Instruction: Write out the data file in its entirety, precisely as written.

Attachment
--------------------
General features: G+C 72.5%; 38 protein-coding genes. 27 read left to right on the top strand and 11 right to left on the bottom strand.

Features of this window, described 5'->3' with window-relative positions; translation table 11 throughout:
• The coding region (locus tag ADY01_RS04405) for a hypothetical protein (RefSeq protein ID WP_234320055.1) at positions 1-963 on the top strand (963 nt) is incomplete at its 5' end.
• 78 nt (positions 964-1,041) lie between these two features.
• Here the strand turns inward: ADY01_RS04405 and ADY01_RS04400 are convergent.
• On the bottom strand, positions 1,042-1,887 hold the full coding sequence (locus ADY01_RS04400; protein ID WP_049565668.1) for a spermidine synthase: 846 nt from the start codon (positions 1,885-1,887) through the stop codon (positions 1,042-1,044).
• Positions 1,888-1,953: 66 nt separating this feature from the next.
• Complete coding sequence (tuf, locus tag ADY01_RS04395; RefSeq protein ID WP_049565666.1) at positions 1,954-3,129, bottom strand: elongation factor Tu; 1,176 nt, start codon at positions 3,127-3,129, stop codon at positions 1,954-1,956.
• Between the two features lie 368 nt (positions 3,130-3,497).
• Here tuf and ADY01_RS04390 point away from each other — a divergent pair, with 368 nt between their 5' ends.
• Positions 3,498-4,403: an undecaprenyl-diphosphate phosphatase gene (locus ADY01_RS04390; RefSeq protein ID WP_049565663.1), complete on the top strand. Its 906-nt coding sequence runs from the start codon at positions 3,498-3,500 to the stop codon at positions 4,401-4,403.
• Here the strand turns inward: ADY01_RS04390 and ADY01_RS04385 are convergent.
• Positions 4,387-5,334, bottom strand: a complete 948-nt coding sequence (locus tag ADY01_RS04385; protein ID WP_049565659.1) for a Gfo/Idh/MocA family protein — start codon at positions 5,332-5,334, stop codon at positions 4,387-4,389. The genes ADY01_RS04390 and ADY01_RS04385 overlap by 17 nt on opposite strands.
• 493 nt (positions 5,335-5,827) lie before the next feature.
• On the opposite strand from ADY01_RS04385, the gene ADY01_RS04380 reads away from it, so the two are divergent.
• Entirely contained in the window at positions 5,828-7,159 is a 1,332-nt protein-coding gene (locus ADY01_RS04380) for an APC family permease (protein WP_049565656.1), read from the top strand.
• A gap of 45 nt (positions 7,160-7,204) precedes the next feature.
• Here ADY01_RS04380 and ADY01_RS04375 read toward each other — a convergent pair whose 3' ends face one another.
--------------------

General features: G+C 72.5%; 38 protein-coding genes. 27 read left to right on the top strand and 11 right to left on the bottom strand.

Features of this window, described 5'->3' with window-relative positions; translation table 11 throughout:
• The coding region (locus tag ADY01_RS04405) for a hypothetical protein (RefSeq protein ID WP_234320055.1) at positions 1-963 on the top strand (963 nt) is incomplete at its 5' end.
• 78 nt (positions 964-1,041) lie between these two features.
• Here the strand turns inward: ADY01_RS04405 and ADY01_RS04400 are convergent.
• On the bottom strand, positions 1,042-1,887 hold the full coding sequence (locus ADY01_RS04400; protein ID WP_049565668.1) for a spermidine synthase: 846 nt from the start codon (positions 1,885-1,887) through the stop codon (positions 1,042-1,044).
• Positions 1,888-1,953: 66 nt separating this feature from the next.
• Complete coding sequence (tuf, locus tag ADY01_RS04395; RefSeq protein ID WP_049565666.1) at positions 1,954-3,129, bottom strand: elongation factor Tu; 1,176 nt, start codon at positions 3,127-3,129, stop codon at positions 1,954-1,956.
• Between the two features lie 368 nt (positions 3,130-3,497).
• Here tuf and ADY01_RS04390 point away from each other — a divergent pair, with 368 nt between their 5' ends.
• Positions 3,498-4,403: an undecaprenyl-diphosphate phosphatase gene (locus ADY01_RS04390; RefSeq protein ID WP_049565663.1), complete on the top strand. Its 906-nt coding sequence runs from the start codon at positions 3,498-3,500 to the stop codon at positions 4,401-4,403.
• Here the strand turns inward: ADY01_RS04390 and ADY01_RS04385 are convergent.
• Positions 4,387-5,334, bottom strand: a complete 948-nt coding sequence (locus tag ADY01_RS04385; protein ID WP_049565659.1) for a Gfo/Idh/MocA family protein — start codon at positions 5,332-5,334, stop codon at positions 4,387-4,389. The genes ADY01_RS04390 and ADY01_RS04385 overlap by 17 nt on opposite strands.
• 493 nt (positions 5,335-5,827) lie before the next feature.
• On the opposite strand from ADY01_RS04385, the gene ADY01_RS04380 reads away from it, so the two are divergent.
• Entirely contained in the window at positions 5,828-7,159 is a 1,332-nt protein-coding gene (locus ADY01_RS04380) for an APC family permease (protein WP_049565656.1), read from the top strand.
• A gap of 45 nt (positions 7,160-7,204) precedes the next feature.
• Here ADY01_RS04380 and ADY01_RS04375 read toward each other — a convergent pair whose 3' ends face one another.